February 21, 2014
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Last night on Crossfire, we debated the minimum wage with guests Ralph Nader and Stephen Moore. It was an excellent debate at just the right time, since President Obama is travelling the country advocating a hike in the minimum wage from $7.25 to $10.10 an hour–a proposal which the Congressional Budget Office said this week would likely kill half a million jobs.
Many on the left, however, argue that making it illegal to hire employees for less than $10.10 an hour would not cause increased unemployment. Two charts in particular make a pretty strong case that they’re wrong—the President’s proposals would put more Americans out of work.
The first chart is of minimum wages in Western Europe. You might assume that every country in Europe has such laws–but you’d be mistaken. Among those without minimum wage laws are Germany, Switzerland, Austria, and Sweden. In countries with a minimum wage, the median unemployment is 11.1%. In countries without one, it’s just 5.2% (a rate we would love to have in the U.S. right now).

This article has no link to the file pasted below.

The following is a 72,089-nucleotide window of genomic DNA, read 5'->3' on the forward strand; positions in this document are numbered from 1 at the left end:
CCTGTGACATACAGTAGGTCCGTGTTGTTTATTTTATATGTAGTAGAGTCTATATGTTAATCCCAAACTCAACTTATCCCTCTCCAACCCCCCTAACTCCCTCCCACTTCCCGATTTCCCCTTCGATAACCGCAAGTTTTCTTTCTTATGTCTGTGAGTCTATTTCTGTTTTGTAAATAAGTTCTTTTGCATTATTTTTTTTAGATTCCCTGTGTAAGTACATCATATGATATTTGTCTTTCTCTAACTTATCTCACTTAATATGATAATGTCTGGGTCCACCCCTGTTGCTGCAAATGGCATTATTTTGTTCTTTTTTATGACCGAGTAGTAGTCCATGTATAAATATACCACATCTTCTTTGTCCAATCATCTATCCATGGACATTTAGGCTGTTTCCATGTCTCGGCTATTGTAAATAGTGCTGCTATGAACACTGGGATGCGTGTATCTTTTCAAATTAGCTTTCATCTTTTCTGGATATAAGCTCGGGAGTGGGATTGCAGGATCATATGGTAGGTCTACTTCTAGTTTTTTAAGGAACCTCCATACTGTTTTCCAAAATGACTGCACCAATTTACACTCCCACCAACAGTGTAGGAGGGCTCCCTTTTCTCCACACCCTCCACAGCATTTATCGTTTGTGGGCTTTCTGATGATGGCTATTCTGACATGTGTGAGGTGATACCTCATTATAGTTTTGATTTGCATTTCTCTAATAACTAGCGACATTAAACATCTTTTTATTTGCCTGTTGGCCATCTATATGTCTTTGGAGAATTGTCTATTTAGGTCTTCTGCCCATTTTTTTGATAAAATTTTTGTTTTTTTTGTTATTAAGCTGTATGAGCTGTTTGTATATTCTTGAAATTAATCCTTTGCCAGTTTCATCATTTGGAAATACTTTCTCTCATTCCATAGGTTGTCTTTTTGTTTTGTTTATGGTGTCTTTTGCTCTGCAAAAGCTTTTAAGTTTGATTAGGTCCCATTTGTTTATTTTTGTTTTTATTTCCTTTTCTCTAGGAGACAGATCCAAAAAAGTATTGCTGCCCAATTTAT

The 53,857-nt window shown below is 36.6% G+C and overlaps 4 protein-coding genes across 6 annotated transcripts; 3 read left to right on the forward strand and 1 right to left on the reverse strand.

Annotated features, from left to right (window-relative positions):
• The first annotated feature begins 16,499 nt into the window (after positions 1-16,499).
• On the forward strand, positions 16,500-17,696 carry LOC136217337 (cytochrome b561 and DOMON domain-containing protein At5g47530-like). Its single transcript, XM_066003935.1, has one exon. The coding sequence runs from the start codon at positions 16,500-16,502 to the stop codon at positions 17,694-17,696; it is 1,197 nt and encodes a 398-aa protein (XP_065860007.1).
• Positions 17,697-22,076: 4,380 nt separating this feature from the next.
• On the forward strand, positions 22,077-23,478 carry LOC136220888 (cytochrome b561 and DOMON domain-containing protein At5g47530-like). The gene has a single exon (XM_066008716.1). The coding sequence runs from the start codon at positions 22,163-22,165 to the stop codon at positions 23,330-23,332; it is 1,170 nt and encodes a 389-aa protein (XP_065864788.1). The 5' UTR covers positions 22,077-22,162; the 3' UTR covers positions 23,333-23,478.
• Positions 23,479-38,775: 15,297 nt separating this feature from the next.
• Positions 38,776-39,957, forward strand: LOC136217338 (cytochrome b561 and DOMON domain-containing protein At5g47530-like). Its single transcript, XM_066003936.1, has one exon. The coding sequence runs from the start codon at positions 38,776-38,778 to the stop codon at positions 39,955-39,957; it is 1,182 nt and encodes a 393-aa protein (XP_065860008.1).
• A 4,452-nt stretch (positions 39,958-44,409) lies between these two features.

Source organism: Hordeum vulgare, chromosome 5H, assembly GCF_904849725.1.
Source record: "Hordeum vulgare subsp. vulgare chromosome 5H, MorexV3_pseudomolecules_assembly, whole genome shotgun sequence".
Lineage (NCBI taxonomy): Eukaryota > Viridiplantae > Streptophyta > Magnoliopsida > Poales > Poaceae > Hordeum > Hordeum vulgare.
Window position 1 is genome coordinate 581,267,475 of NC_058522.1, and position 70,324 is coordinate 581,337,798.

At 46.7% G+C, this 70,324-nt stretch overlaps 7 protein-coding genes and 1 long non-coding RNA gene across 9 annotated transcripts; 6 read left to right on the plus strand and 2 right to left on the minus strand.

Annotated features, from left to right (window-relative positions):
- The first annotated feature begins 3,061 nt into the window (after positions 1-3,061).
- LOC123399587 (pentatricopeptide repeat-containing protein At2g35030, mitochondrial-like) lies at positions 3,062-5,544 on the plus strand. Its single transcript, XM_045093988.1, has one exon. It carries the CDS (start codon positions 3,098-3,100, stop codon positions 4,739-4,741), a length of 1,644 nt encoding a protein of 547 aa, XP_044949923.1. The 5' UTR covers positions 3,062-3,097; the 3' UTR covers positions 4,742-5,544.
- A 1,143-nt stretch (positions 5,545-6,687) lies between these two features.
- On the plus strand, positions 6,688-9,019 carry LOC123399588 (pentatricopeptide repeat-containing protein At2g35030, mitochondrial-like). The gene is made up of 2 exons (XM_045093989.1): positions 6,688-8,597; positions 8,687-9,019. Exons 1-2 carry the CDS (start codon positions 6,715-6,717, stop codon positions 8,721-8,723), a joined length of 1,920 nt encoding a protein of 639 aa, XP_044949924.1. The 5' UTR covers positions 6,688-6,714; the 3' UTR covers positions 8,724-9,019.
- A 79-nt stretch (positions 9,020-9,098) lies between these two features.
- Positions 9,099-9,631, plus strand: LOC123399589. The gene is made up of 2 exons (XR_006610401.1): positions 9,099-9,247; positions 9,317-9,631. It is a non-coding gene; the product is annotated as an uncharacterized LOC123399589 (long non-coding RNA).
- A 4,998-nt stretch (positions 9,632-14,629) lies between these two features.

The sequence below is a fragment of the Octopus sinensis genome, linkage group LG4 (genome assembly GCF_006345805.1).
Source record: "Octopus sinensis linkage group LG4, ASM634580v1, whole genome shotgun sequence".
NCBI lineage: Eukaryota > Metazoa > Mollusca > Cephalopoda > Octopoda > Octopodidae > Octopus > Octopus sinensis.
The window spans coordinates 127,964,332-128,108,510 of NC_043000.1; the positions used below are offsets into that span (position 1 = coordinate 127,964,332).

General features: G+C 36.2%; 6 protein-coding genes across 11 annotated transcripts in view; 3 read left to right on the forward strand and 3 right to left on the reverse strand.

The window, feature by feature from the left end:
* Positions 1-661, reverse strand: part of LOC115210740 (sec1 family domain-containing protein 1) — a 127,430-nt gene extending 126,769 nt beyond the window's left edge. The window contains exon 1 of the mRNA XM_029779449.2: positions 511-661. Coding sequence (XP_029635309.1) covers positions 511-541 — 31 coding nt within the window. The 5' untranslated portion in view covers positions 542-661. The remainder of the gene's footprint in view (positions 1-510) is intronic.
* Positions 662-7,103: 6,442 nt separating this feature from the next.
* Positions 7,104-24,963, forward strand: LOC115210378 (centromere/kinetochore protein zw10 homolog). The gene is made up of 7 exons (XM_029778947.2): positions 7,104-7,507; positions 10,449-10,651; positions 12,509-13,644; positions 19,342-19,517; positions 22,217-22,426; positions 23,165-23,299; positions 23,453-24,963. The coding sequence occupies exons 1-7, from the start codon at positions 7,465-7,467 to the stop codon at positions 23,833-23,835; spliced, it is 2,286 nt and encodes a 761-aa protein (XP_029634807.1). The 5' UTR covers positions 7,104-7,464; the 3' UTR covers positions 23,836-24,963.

The second chart is closer to home. It weighs minimum wage laws against unemployment among the 50 states. Perhaps unsurprisingly, the five states with the most unemployment have high minimum wages compared to the federal rate of $7.25 an hour, which applies in most states, whether they want it or not.
Tonight, on Crossfire, Texas Governor Rick Perry will debate Illinois Governor Pat Quinn. It turns out that of the 22 states with higher minimum wages than Texas (where the federal rate of $7.25 applies), 19 have higher unemployment rates–including Illinois, which has the third highest unemployment in the country. It should be a fascinating discussion.